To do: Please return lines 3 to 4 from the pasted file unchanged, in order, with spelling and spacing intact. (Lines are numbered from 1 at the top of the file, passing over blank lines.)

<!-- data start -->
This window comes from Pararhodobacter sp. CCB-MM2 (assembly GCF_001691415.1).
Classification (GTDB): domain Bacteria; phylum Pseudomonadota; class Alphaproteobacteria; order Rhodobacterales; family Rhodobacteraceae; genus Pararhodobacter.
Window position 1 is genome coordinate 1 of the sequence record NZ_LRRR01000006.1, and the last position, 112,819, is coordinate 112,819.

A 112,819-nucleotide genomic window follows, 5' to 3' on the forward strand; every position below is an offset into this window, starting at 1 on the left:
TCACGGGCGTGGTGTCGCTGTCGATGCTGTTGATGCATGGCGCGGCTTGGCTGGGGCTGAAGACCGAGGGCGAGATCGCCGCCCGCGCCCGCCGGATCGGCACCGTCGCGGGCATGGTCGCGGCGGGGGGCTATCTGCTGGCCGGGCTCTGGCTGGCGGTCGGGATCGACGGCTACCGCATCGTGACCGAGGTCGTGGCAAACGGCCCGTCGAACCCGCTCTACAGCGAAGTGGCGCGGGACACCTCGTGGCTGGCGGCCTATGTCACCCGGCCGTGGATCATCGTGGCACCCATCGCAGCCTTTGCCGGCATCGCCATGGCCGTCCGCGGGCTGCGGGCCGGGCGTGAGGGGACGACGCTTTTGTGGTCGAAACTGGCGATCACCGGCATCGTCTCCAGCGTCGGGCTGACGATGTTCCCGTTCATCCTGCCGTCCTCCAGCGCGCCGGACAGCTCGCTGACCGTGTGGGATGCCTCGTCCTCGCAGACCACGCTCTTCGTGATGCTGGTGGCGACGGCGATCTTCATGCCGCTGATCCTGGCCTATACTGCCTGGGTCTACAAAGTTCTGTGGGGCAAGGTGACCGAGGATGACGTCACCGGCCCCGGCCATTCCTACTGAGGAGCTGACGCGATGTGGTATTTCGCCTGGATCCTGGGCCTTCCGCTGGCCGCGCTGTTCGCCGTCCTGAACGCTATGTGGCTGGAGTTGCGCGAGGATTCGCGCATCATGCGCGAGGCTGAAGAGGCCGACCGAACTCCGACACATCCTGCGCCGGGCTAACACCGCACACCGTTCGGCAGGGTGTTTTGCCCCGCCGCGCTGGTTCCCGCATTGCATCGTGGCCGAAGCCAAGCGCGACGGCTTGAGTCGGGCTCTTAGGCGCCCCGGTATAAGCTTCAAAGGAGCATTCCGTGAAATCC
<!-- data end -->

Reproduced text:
Window position 1 is genome coordinate 1 of the sequence record NZ_LRRR01000006.1, and the last position, 112,819, is coordinate 112,819.

A 112,819-nucleotide genomic window follows, 5' to 3' on the forward strand; every position below is an offset into this window, starting at 1 on the left: